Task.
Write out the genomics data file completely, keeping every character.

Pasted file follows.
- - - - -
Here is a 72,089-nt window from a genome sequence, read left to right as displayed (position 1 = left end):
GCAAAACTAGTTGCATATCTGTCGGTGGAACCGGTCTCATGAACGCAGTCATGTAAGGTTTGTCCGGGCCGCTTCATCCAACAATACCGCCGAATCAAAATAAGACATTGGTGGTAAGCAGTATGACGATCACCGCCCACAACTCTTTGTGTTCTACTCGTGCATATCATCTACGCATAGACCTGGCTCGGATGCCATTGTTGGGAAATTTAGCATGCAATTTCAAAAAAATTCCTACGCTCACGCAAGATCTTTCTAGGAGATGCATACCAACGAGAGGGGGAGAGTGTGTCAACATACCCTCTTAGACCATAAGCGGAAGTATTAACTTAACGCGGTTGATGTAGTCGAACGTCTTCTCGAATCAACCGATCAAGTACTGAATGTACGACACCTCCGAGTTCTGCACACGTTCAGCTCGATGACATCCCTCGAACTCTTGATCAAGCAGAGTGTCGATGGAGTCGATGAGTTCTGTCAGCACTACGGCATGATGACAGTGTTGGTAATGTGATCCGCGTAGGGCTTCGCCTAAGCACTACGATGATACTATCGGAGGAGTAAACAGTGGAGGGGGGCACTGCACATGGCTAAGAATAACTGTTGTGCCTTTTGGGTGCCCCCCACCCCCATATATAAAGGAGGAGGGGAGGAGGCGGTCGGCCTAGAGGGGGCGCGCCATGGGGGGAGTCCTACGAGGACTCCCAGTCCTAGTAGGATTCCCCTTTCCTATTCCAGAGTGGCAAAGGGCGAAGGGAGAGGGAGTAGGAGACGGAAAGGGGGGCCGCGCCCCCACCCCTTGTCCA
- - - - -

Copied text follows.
Here is a 72,089-nt window from a genome sequence, read left to right as displayed (position 1 = left end):
GCAAAACTAGTTGCATATCTGTCGGTGGAACCGGTCTCATGAACGCAGTCATGTAAGGTTTGTCCGGGCCGCTTCATCCAACAATACCGCCGAATCAAAATAAGACATTGGTGGTAAGCAGTATGACGATCACCGCCCACAACTCTTTGTGTTCTACTCGTGCATATCATCTACGCATAGACCTGGCTCGGATGCCATTGTTGGGAAATTTAGCATGCAATTTCAAAAAAATTCCTACGCTCACGCAAGATCTTTCTAGGAGATGCATACCAACGAGAGGGGGAGAGTGTGTCAACATACCCTCTTAGACCATAAGCGGAAGTATTAACTTAACGCGGTTGATGTAGTCGAACGTCTTCTCGAATCAACCGATCAAGTACTGAATGTACGACACCTCCGAGTTCTGCACACGTTCAGCTCGATGACATCCCTCGAACTCTTGATCAAGCAGAGTGTCGATGGAGTCGATGAGTTCTGTCAGCACTACGGCATGATGACAGTGTTGGTAATGTGATCCGCGTAGGGCTTCGCCTAAGCACTACGATGATACTATCGGAGGAGTAAACAGTGGAGGGGGGCACTGCACATGGCTAAGAATAACTGTTGTGCCTTTTGGGTGCCCCCCACCCCCATATATAAAGGAGGAGGGGAGGAGGCGGTCGGCCTAGAGGGGGCGCGCCATGGGGGGAGTCCTACGAGGACTCCCAGTCCTAGTAGGATTCCCCTTTCCTATTCCAGAGTGGCAAAGGGCGAAGGGAGAGGGAGTAGGAGACGGAAAGGGGGGCCGCGCCCCCACCCCTTGTCCA